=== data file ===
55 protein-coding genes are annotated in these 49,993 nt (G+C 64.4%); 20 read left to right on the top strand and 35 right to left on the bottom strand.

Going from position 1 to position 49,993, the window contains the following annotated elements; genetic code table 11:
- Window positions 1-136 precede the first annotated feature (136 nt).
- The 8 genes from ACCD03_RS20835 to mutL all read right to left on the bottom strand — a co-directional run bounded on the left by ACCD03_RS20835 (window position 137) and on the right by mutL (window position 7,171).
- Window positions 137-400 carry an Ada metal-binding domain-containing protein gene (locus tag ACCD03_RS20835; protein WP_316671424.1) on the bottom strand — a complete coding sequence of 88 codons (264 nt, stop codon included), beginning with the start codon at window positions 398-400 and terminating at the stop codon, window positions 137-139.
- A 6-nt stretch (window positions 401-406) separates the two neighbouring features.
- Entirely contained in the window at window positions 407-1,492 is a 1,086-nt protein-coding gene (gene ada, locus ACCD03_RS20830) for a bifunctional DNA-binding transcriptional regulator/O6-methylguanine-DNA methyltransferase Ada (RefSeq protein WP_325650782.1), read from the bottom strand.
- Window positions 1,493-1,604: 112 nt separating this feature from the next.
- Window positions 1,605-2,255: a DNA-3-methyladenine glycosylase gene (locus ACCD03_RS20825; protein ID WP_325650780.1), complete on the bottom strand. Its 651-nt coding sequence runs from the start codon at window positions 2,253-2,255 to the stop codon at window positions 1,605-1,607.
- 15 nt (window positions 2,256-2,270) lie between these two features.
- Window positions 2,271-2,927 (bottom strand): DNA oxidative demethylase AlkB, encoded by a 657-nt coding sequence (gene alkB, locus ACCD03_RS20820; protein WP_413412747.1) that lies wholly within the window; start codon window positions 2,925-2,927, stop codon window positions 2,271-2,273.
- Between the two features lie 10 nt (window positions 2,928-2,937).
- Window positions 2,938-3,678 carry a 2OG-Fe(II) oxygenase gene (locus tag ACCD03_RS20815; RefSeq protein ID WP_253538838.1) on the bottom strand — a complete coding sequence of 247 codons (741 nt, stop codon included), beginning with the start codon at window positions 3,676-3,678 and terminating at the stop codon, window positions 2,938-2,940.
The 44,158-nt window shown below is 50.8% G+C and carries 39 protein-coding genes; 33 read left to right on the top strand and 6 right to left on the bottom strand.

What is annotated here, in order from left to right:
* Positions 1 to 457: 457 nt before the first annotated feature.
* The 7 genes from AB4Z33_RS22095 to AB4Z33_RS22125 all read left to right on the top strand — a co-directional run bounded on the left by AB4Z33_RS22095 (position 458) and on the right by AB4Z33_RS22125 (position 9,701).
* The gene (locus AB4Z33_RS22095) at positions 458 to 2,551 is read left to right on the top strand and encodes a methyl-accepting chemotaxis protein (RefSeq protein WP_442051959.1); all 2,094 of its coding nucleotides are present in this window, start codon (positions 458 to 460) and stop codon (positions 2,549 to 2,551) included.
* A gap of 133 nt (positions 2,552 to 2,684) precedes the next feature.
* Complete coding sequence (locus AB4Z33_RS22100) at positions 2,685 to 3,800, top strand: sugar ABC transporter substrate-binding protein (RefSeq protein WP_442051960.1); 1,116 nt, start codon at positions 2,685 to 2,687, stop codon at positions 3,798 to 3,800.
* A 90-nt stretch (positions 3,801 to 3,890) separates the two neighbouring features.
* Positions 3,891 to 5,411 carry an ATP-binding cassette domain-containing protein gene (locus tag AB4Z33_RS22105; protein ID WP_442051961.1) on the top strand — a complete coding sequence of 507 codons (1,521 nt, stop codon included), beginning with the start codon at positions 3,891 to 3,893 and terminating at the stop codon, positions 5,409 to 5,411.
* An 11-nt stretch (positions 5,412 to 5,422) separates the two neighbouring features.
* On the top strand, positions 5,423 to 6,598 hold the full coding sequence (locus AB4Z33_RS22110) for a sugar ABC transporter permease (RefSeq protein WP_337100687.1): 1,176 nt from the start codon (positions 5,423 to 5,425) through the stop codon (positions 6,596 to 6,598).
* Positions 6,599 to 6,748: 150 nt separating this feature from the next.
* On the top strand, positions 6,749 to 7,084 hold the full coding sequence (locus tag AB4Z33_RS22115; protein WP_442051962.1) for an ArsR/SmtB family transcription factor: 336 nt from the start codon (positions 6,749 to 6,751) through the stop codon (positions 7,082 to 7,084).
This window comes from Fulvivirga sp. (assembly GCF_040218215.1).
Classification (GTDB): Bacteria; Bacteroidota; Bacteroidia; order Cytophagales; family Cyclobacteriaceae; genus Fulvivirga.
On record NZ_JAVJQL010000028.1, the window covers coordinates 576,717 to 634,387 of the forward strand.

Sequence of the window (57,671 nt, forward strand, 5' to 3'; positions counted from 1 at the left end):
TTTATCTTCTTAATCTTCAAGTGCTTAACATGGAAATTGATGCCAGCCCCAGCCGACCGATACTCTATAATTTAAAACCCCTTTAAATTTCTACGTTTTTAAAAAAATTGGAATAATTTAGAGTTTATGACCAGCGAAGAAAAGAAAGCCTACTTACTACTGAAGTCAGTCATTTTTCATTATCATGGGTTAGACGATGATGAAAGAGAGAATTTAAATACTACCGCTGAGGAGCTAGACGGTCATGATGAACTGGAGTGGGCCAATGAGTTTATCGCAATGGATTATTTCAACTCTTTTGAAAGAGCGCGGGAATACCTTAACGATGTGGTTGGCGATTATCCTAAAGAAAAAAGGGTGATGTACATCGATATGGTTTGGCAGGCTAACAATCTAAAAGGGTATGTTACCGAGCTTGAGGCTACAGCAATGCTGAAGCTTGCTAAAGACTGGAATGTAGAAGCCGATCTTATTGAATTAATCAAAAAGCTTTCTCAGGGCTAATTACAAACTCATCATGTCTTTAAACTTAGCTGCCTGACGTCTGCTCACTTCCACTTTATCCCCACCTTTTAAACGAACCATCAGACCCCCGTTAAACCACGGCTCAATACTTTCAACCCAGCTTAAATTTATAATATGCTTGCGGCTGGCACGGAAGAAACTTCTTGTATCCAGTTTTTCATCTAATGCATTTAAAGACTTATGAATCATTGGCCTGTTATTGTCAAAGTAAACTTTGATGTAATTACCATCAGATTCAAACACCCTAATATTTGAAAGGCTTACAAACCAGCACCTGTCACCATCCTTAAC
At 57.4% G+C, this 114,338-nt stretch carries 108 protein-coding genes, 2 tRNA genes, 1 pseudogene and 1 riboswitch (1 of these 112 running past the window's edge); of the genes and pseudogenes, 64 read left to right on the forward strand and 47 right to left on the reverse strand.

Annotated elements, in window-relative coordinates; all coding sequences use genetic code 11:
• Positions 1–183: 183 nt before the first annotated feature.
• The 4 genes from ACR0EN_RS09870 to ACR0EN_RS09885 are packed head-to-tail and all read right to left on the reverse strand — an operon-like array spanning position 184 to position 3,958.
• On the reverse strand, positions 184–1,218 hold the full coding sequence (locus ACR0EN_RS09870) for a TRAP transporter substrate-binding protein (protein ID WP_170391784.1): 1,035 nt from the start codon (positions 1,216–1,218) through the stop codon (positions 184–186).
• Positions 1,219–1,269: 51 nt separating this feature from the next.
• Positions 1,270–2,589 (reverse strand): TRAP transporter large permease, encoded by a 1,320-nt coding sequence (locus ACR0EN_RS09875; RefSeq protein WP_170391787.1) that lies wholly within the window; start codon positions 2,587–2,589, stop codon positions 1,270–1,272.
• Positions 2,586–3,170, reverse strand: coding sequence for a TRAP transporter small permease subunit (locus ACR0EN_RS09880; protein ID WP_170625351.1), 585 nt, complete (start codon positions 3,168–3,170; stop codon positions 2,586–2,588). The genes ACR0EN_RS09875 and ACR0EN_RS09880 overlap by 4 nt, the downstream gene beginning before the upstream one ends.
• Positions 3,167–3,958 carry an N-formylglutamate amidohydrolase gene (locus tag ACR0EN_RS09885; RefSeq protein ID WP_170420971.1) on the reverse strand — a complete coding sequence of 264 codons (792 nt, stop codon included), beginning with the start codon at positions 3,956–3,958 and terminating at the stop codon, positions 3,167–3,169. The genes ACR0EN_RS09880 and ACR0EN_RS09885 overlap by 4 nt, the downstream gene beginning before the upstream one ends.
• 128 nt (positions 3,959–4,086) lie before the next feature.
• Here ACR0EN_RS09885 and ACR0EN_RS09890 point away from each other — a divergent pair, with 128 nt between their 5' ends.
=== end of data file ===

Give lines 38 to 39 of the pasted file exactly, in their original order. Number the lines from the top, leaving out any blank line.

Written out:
• Positions 1,270–2,589 (reverse strand): TRAP transporter large permease, encoded by a 1,320-nt coding sequence (locus ACR0EN_RS09875; RefSeq protein WP_170391787.1) that lies wholly within the window; start codon positions 2,587–2,589, stop codon positions 1,270–1,272.
• Positions 2,586–3,170, reverse strand: coding sequence for a TRAP transporter small permease subunit (locus ACR0EN_RS09880; protein ID WP_170625351.1), 585 nt, complete (start codon positions 3,168–3,170; stop codon positions 2,586–2,588). The genes ACR0EN_RS09875 and ACR0EN_RS09880 overlap by 4 nt, the downstream gene beginning before the upstream one ends.